2 people like this
1 Apr 16
@IreneVincent it was absolutely worth sharing, because you are correct Biblical claims are actually better asserted then some tend to realize, and the Biblical authors were very interested in what we would call "history", it's a statement which modern scholarship has had to take more seriously in the last 60 years, but not everyone is aware. As well, it helps give people a sense of the reality and historical continuity with those events, their lives, and their relevance to us today:)
• United States
1 Apr 16
@HebrewGreekStudies Very well said. I love delving into Biblical history and archaeological finds that support the Bible. There are MANY. You would probably be much more interested in that than the average person here on MyLot, because of your education, but I usually hesitate to write about it here.
29 Mar 16
It is interesting. The oldest beehives we have in France are also from the end of the Bronze Age, a bit more recent that these ones. At this time they were long jars in pottery perforated by holes for the bees. I do not think that archeology is here to prove that a writing is wrong or not. I am an archeologist working on Roman archeology. We work to know better the life of ordinary people. It is difficult to do a relation between the data and the objects we collect and historical events, and it is a perilous exercise : sometimes it works, sometimes not. If something found in Israel or elsewhere was not fitting with the Bible, it would not fit, and I believe that it would not change the faith of people.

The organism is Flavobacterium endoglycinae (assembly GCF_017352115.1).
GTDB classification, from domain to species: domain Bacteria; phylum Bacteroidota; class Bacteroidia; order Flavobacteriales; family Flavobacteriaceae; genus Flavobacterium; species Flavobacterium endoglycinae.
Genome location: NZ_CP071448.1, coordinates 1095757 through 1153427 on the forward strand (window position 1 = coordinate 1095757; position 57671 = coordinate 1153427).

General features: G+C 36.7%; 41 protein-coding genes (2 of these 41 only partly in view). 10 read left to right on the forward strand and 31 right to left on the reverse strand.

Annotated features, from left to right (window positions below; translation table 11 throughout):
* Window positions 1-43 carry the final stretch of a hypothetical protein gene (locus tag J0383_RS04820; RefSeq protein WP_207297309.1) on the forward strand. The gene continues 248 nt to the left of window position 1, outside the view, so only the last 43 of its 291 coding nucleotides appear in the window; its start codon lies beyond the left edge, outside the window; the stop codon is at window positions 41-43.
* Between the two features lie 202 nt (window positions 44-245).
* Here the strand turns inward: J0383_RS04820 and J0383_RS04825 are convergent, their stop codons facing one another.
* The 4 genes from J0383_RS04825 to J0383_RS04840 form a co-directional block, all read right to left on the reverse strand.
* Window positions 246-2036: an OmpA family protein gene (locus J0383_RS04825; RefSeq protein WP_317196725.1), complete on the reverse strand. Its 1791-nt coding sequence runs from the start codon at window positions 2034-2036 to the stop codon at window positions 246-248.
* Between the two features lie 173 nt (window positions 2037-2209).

• United States
29 Mar 16
Archaeology, I agree, is NOT "here to prove that a writing is wrong or not," and I am not an archaeologist. However, I have done a LOT of research on this subject and oftentimes, I have found that Bible critics, not archaeologists, make statements to discredit the Bible writings and then when archaeological discoveries are made that prove the Bible to be true, the critics are silent.. While their criticism is widely published, the discoveries that prove THEM wrong is rarely published, at least, published in a place where the general public can read this information. I guess I should have worded what I wrote differently, so as to highlight the Bible critics in there quest to discredit the Bible. So, I went back and edited what I wrote. And I thank you for your clarification. I really do.